Combat fatigue ends my GM fight
Aha! I know all about this. I was the chair of our school's staff association when GM was considered for the first time, in 1990. Then, the teachers in our school were confused, talks were held, the weapons of local authority support and political backing for local authority schools were used, and GM status was rejected.
I was also around when it was considered the second time. On this occasion, GM status supporters were quicker off the blocks; nevertheless parents voted against GM status. The reasons were, I believe, substantially the same as the first time.
Here we go again! Now, however, there are some rather significant changes in the position of the goal posts in this bizarre educational football match. Now, for example, our local authority boundary is changing; who knows what the new authority will be like? Now, too, league tables show that we are not absolutely at the top, standards could rise under GM status. Above all, now the political backing of the Labour party at national level has somehow switched from opposition to GM status in 1990 to acceptance of GM status in 1995. Astonishingly, when I fought against GM status some years ago, I was under the (obviously mistaken) apprehension that the Labour party was also against it; I now learn, particularly from Frances Rafferty's recent article in The TES, that Labour now feels it necessary to address the "reality" of GM schools. Further, David Blunkett explains to us (silly me for not understanding in 1990) that Labour has always embraced a "plural approach", including GM schools.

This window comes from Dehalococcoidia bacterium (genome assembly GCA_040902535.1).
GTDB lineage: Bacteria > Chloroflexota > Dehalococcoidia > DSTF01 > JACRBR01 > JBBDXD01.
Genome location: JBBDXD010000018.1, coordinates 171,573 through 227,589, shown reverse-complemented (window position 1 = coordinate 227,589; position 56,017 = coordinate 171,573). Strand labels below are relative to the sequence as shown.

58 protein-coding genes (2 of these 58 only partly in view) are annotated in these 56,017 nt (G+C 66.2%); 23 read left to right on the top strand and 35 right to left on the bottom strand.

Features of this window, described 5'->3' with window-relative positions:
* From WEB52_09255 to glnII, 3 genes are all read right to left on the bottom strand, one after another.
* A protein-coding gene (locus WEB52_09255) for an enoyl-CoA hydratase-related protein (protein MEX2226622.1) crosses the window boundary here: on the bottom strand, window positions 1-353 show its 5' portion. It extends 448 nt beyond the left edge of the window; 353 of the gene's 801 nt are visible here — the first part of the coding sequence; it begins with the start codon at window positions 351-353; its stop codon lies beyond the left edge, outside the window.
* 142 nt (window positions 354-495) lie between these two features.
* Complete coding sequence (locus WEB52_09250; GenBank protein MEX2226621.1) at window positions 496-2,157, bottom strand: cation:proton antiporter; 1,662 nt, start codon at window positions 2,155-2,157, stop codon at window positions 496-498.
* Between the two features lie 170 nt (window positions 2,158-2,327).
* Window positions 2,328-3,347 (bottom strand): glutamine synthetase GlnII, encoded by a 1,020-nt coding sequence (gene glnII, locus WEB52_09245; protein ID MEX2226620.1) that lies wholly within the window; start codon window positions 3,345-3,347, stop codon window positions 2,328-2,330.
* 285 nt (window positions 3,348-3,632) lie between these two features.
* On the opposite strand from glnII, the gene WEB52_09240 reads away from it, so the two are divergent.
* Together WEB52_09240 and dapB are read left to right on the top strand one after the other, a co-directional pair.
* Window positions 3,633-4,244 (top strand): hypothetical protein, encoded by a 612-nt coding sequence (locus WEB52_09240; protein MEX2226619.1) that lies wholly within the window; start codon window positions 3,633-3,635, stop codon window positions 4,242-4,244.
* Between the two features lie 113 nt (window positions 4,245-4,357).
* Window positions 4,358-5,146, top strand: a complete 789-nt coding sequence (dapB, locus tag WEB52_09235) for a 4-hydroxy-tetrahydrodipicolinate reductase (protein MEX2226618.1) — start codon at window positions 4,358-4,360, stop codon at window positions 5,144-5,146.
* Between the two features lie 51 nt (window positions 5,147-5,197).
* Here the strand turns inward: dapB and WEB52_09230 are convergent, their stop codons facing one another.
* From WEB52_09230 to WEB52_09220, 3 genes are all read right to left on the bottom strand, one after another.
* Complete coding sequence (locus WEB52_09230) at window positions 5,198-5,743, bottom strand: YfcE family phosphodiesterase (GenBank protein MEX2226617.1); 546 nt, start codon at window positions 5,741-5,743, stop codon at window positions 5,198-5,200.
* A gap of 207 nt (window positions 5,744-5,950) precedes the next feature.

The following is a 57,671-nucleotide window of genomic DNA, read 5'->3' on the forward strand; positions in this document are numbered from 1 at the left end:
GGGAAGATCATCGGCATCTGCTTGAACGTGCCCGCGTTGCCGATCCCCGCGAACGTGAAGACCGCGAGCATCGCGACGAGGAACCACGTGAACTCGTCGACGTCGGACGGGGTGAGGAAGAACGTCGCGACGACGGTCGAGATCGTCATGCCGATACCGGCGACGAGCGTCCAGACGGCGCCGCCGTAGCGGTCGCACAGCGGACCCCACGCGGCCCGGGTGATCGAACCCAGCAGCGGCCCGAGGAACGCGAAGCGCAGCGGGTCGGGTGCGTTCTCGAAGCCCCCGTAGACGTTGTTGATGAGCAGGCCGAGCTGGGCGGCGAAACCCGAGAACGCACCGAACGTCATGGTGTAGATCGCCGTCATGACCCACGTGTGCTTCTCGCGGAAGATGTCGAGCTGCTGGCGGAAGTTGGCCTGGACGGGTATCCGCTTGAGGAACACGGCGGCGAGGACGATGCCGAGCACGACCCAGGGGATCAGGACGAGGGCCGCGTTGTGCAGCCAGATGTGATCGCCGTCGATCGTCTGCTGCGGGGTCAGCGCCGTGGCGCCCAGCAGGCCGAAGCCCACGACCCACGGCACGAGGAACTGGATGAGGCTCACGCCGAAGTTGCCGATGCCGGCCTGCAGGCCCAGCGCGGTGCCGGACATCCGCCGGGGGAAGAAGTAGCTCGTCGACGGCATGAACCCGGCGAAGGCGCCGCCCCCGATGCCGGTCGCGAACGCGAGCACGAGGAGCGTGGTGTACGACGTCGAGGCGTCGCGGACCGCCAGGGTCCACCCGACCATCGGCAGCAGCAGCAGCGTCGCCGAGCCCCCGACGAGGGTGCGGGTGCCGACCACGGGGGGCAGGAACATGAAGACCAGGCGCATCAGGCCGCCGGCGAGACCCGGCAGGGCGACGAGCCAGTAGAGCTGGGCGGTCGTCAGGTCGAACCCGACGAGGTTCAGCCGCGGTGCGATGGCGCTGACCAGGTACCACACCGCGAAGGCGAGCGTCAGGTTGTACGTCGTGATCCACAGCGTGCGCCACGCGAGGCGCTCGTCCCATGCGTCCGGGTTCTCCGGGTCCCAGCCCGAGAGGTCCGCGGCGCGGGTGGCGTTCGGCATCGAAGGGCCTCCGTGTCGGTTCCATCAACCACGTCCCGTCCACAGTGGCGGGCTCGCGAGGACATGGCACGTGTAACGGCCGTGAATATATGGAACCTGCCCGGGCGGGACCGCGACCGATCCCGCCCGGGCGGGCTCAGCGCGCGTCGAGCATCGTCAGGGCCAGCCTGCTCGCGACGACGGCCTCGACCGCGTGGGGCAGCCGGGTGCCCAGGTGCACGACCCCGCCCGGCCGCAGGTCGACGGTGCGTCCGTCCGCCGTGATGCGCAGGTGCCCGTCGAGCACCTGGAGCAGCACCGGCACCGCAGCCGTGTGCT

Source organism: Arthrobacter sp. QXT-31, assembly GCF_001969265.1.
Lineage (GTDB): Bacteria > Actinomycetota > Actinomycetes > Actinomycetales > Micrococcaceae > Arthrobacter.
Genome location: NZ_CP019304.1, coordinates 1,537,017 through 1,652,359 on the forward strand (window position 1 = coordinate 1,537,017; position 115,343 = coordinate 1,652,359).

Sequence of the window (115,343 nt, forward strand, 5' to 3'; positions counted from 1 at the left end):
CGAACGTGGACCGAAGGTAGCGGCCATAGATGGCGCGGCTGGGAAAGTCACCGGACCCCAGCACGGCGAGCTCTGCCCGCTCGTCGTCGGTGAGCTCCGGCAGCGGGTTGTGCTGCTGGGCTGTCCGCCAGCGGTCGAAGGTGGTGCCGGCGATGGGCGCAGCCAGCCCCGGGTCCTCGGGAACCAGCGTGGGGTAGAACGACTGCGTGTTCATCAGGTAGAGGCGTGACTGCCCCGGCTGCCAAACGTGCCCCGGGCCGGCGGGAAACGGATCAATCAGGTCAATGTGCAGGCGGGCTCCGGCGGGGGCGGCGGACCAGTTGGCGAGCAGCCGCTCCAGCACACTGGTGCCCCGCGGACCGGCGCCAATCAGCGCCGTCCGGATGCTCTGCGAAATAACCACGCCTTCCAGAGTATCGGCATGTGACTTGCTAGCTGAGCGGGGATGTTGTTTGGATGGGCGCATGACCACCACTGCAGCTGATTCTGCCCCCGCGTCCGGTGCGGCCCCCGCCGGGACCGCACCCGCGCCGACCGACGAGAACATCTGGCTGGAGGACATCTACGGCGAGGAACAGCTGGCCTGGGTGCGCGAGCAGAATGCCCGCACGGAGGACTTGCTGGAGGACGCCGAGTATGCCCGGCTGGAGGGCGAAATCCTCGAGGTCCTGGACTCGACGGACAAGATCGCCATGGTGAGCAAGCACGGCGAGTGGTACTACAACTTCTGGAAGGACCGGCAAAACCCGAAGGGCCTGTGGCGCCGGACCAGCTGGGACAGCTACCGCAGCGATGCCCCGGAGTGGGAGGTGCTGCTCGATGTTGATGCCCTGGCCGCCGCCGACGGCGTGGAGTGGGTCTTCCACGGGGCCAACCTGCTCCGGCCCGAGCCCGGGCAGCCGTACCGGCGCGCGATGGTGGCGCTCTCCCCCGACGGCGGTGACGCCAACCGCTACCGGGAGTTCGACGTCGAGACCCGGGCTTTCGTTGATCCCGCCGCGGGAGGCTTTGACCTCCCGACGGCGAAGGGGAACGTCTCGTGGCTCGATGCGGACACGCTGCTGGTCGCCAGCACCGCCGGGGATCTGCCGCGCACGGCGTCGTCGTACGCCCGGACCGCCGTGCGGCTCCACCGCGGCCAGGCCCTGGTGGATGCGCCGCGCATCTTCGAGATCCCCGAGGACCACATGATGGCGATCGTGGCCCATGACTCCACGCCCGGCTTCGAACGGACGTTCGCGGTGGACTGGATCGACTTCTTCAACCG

So; now that GM status is before us once again, will I be putting all my energies into combating it? Correct, go to the top of the class, I won't!
My real questions, as I slowly realise that I have been experiencing political pragmatism (or do I mean opportunism?) is this: have I been politically naive over the past six years, or am I gradually metamorphosing into a member of new Labour?
3 Woodlands Close Bridlington North Humberside